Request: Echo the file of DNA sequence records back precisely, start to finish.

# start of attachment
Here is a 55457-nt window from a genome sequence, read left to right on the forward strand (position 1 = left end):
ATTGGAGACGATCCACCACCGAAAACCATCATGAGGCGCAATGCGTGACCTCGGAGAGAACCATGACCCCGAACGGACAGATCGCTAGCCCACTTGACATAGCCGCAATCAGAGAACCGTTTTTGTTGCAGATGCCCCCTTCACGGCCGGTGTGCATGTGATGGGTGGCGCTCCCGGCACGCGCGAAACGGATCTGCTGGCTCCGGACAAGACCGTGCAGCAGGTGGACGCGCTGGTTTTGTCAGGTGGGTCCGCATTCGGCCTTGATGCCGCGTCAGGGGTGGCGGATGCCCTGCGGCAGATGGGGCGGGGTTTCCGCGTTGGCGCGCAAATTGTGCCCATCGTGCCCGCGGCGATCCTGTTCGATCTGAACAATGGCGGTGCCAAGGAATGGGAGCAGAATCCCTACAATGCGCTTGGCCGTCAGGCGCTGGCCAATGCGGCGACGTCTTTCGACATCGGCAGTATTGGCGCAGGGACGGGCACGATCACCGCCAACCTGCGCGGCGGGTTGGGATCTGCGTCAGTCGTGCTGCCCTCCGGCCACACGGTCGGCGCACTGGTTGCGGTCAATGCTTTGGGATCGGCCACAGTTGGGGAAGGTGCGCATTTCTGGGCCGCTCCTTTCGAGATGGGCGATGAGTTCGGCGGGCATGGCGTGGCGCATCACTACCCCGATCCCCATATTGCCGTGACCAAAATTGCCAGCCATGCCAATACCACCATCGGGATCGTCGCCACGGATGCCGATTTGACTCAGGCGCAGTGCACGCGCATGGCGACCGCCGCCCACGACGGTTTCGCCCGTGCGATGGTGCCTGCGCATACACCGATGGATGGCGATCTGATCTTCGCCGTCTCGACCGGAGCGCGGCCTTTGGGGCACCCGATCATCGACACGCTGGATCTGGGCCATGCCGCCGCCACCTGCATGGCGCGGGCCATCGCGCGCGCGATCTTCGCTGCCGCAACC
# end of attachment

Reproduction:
Here is a 55457-nt window from a genome sequence, read left to right on the forward strand (position 1 = left end):
ATTGGAGACGATCCACCACCGAAAACCATCATGAGGCGCAATGCGTGACCTCGGAGAGAACCATGACCCCGAACGGACAGATCGCTAGCCCACTTGACATAGCCGCAATCAGAGAACCGTTTTTGTTGCAGATGCCCCCTTCACGGCCGGTGTGCATGTGATGGGTGGCGCTCCCGGCACGCGCGAAACGGATCTGCTGGCTCCGGACAAGACCGTGCAGCAGGTGGACGCGCTGGTTTTGTCAGGTGGGTCCGCATTCGGCCTTGATGCCGCGTCAGGGGTGGCGGATGCCCTGCGGCAGATGGGGCGGGGTTTCCGCGTTGGCGCGCAAATTGTGCCCATCGTGCCCGCGGCGATCCTGTTCGATCTGAACAATGGCGGTGCCAAGGAATGGGAGCAGAATCCCTACAATGCGCTTGGCCGTCAGGCGCTGGCCAATGCGGCGACGTCTTTCGACATCGGCAGTATTGGCGCAGGGACGGGCACGATCACCGCCAACCTGCGCGGCGGGTTGGGATCTGCGTCAGTCGTGCTGCCCTCCGGCCACACGGTCGGCGCACTGGTTGCGGTCAATGCTTTGGGATCGGCCACAGTTGGGGAAGGTGCGCATTTCTGGGCCGCTCCTTTCGAGATGGGCGATGAGTTCGGCGGGCATGGCGTGGCGCATCACTACCCCGATCCCCATATTGCCGTGACCAAAATTGCCAGCCATGCCAATACCACCATCGGGATCGTCGCCACGGATGCCGATTTGACTCAGGCGCAGTGCACGCGCATGGCGACCGCCGCCCACGACGGTTTCGCCCGTGCGATGGTGCCTGCGCATACACCGATGGATGGCGATCTGATCTTCGCCGTCTCGACCGGAGCGCGGCCTTTGGGGCACCCGATCATCGACACGCTGGATCTGGGCCATGCCGCCGCCACCTGCATGGCGCGGGCCATCGCGCGCGCGATCTTCGCTGCCGCAACC